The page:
Shale Support is growing operations

Published 7:00 am Tuesday, September 26, 2017

Within Pearl River County and Hancock County is a company that mines and processes a number of aggregates for a number of uses.

One aggregates mined by Shale Support is sand, which is used as a proppant in the fracking industry, said Shale Support President Jeff Bartlam. Proppants are materials used to maintain the openings in oil and gas deposits once drilling and fracking efforts have found them.

The business opened its doors in the Picayune area in 2012. A drying plant is located on a 70 acre site within Picayune’s Industrial Park, while mining operations take place on a 1,500 acre site in the Buffer Zone of Stennis Space Center. Cattle are also raised on the site within the Buffer Zone.

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Three products are produced through the mining efforts; stone used for asphalt and concrete, pea gravel and sand.

Chief Executive Officer Kevin Bowen said this area is a prime location for mining those materials due to the Pearl River. Over the course of millions of years, the riverbed has shifted across the area, leaving plenty of locations where the material can be collected, Bowen said. The sand in this area is good for use as a proppant due to its nearly round shape. That aspect of the material means it is especially useful in fracking techniques used in America to extract oil and gas from the ground, as determined by the American Petroleum Institute. Bowen said the API utilizes a 15 point test to determine if the sand is suitable as a proppant. While regular sand would sell for $3.50 a ton, the sand being mined and sorted at Shale Support can be sold for as much as $120 a ton.

All of the material mined by the company is sifted and sorted through an extensive process. Bartlam said the company sells three sizes of the sand to meet customer demand, which is used by companies in Texas, Ohio and West Virginia.  In order to get the right material, a variety of personnel is required. In addition to truck drivers and other skilled laborers, the business employs laboratory personnel who help ensure the material meets the proper standards. Sophisticated machinery helps the laboratory personnel do their jobs, while operation of the drying plant is overseen by a highly trained employee using a computer.

In all, the business currently employs 105 people directly, amounting to $4.1 million in annual payroll, and sends $25 million in products and services from vendors and the 100 indirect employees. Efforts to expand the business will mean that an additional 85 direct and 50 indirect positions will be created. Bartlam said he expects the work, funded by an additional investment of $88 million to expand the company’s efforts, to be complete by year’s end.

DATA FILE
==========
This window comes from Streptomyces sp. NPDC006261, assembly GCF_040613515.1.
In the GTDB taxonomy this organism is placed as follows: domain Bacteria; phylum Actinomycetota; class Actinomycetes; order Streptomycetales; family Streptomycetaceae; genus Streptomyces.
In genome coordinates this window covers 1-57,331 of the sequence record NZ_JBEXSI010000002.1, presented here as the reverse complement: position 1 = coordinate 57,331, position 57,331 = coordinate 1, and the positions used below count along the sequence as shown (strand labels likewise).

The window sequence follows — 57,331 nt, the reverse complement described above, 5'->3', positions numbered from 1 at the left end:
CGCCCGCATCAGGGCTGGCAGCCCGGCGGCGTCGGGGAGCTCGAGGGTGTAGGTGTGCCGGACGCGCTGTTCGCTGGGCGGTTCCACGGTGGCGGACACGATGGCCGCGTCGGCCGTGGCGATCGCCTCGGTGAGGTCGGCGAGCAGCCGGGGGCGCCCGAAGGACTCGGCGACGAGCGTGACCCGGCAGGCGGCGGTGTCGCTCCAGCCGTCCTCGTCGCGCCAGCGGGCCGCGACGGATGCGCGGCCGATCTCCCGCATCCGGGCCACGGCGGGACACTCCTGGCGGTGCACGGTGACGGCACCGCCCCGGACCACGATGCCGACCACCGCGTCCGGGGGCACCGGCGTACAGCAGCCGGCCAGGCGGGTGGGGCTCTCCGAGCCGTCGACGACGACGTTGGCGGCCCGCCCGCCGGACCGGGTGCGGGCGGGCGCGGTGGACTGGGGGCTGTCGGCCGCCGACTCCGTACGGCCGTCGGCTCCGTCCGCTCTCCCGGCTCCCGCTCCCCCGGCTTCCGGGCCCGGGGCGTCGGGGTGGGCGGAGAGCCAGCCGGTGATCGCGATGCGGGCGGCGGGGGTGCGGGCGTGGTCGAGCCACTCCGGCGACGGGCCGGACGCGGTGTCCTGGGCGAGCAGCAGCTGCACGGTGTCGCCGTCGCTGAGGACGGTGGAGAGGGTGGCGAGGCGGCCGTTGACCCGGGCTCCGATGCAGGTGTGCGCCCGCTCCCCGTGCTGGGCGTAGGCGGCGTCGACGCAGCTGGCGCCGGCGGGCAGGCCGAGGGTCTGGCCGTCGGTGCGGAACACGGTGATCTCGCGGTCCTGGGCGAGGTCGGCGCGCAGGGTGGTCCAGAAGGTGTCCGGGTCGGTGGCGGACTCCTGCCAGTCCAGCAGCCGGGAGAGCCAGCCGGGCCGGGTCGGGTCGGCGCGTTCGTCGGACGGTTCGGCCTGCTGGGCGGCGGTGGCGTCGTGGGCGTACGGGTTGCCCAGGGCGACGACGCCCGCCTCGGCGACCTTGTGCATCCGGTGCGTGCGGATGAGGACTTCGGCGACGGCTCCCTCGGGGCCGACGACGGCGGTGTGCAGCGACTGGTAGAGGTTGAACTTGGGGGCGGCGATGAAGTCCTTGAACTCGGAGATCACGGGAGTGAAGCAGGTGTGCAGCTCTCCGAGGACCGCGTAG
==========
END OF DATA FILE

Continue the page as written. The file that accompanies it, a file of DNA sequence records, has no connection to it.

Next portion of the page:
Getting the business started required an initial investment of $90 million, Bartlam said.

In order to process the sand, it has to be dried after it’s collected. Bartlam said when the sand comes to the drying facility, it’s stored in a warehouse to let nature do some of the work, reducing the moisture content from 8 percent to about 5 percent. Then the sand is dried using natural gas before it is run through a series of sifting machines. Bartlam estimates the company purchases between $80,000 to $90,000 in natural gas from the city of Picayune monthly and $100,000 in electric from Coast Electric Power Company.

“The city does pretty well with us buying natural gas,” Bartlam said.

Currently, about a million tons of sand is produced annually. Bartlam estimates that when the expansion work is complete the facility will be able to produce 2.5 million tons a year.

Recently it was reported that the company owed money in back taxes to the city of Picayune and the school district for 2015 and 2016. The back taxes for 2016 were paid last week, and Bartlam and Bowen say the back taxes for 2015 will be paid soon. The reason taxes were not paid during those years was due to a downturn in the oil industry during 2014 and 2015 due to OPEC flooding the market with oil, which drove down the price of a barrel.

Bowen and Bartlam said the company prides itself on being part of the community. In addition the business offers up to three $2,500 scholarships to local students interested in STEM based careers.